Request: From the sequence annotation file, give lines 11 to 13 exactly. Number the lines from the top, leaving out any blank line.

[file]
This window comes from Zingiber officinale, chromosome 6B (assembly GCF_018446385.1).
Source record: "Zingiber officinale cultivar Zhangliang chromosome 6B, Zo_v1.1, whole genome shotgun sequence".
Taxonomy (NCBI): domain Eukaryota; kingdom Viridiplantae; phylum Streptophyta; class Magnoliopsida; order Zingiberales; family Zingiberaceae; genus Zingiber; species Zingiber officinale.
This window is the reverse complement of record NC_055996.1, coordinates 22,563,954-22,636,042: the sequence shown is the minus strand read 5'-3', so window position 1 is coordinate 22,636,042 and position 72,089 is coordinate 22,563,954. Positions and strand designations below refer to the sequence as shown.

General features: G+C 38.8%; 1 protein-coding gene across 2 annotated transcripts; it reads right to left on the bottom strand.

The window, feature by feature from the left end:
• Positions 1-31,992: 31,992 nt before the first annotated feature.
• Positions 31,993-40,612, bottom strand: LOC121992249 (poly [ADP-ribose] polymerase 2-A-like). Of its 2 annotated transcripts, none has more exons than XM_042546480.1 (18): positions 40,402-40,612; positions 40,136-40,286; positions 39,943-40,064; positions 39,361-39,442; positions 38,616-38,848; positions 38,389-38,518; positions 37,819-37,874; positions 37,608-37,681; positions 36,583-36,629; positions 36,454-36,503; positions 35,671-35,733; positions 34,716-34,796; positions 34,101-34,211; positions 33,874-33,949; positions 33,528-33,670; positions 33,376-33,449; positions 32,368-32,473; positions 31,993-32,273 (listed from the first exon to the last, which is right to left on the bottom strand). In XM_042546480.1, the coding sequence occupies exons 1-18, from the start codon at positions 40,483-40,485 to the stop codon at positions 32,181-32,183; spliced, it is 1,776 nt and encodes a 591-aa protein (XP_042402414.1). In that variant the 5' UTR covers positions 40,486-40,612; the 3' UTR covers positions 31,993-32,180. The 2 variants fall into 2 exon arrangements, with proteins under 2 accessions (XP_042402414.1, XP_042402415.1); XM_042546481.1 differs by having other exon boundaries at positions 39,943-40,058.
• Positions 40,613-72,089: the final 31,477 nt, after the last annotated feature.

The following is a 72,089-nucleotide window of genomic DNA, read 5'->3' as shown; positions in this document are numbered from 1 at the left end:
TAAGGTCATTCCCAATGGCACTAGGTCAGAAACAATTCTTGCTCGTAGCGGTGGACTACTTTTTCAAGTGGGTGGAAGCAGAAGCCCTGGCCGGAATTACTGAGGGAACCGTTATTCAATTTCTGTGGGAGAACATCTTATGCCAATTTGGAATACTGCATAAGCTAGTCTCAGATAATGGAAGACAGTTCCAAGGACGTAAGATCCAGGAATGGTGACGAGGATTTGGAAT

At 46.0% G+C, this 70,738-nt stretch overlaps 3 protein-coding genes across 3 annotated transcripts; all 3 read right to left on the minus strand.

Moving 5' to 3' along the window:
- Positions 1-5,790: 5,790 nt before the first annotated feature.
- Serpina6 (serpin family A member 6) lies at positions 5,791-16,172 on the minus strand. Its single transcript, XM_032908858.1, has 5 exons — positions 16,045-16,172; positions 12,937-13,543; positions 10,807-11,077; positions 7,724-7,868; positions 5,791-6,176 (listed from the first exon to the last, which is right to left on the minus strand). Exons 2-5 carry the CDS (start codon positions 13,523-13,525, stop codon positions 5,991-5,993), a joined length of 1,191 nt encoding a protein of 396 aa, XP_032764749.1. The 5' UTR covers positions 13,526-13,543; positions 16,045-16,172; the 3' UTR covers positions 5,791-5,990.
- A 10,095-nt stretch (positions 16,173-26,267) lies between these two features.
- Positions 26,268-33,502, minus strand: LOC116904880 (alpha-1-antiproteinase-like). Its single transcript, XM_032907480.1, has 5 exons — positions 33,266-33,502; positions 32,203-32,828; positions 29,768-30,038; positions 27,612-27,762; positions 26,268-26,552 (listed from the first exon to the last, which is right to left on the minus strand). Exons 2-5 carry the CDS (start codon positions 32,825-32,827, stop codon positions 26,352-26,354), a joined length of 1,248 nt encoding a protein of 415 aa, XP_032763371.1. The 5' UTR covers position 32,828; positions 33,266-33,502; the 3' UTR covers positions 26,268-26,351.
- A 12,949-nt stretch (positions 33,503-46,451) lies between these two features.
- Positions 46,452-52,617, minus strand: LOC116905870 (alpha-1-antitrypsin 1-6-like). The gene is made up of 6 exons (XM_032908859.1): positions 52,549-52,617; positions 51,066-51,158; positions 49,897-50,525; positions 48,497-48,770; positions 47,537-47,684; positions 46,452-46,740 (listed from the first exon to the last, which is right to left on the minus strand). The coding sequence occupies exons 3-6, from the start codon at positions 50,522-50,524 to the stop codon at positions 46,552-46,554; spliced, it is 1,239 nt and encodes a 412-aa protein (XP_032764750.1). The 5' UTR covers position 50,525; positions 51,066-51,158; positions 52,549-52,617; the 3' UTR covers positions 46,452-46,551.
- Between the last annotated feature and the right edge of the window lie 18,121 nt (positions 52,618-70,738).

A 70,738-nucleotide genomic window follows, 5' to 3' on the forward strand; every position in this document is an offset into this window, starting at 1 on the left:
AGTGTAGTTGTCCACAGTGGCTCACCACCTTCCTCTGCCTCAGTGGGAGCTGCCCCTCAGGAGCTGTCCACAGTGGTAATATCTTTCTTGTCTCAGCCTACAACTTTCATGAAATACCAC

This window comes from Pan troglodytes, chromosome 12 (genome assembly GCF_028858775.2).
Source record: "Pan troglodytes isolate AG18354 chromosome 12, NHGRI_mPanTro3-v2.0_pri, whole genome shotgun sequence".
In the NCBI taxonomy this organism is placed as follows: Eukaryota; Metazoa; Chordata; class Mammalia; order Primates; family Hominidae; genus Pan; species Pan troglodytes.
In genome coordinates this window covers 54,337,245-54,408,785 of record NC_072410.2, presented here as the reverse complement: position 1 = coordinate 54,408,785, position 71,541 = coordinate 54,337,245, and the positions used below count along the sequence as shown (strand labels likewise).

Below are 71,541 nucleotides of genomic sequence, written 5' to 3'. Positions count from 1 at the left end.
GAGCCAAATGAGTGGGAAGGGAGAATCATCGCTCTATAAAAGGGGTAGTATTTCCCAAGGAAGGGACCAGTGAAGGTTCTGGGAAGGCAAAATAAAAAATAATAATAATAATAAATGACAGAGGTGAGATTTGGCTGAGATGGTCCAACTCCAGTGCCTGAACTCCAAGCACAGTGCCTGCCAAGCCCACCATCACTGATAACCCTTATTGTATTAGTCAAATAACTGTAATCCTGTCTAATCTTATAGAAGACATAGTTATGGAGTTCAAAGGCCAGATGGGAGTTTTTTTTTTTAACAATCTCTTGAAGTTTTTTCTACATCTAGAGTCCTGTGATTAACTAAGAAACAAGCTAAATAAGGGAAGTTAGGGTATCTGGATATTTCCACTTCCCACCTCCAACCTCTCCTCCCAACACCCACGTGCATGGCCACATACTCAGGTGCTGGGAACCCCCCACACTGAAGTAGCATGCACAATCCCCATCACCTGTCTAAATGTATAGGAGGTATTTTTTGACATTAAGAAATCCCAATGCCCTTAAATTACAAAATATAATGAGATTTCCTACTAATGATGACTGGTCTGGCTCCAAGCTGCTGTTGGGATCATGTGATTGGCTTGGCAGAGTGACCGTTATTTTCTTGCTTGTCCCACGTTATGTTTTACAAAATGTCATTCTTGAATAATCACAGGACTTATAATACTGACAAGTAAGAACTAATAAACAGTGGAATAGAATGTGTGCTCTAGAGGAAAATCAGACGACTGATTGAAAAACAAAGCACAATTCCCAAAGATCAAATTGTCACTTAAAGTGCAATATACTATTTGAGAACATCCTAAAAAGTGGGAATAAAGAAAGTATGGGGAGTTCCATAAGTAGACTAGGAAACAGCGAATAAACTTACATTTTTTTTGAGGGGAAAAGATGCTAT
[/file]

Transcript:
TAAGGTCATTCCCAATGGCACTAGGTCAGAAACAATTCTTGCTCGTAGCGGTGGACTACTTTTTCAAGTGGGTGGAAGCAGAAGCCCTGGCCGGAATTACTGAGGGAACCGTTATTCAATTTCTGTGGGAGAACATCTTATGCCAATTTGGAATACTGCATAAGCTAGTCTCAGATAATGGAAGACAGTTCCAAGGACGTAAGATCCAGGAATGGTGACGAGGATTTGGAAT

At 46.0% G+C, this 70,738-nt stretch overlaps 3 protein-coding genes across 3 annotated transcripts; all 3 read right to left on the minus strand.

Moving 5' to 3' along the window: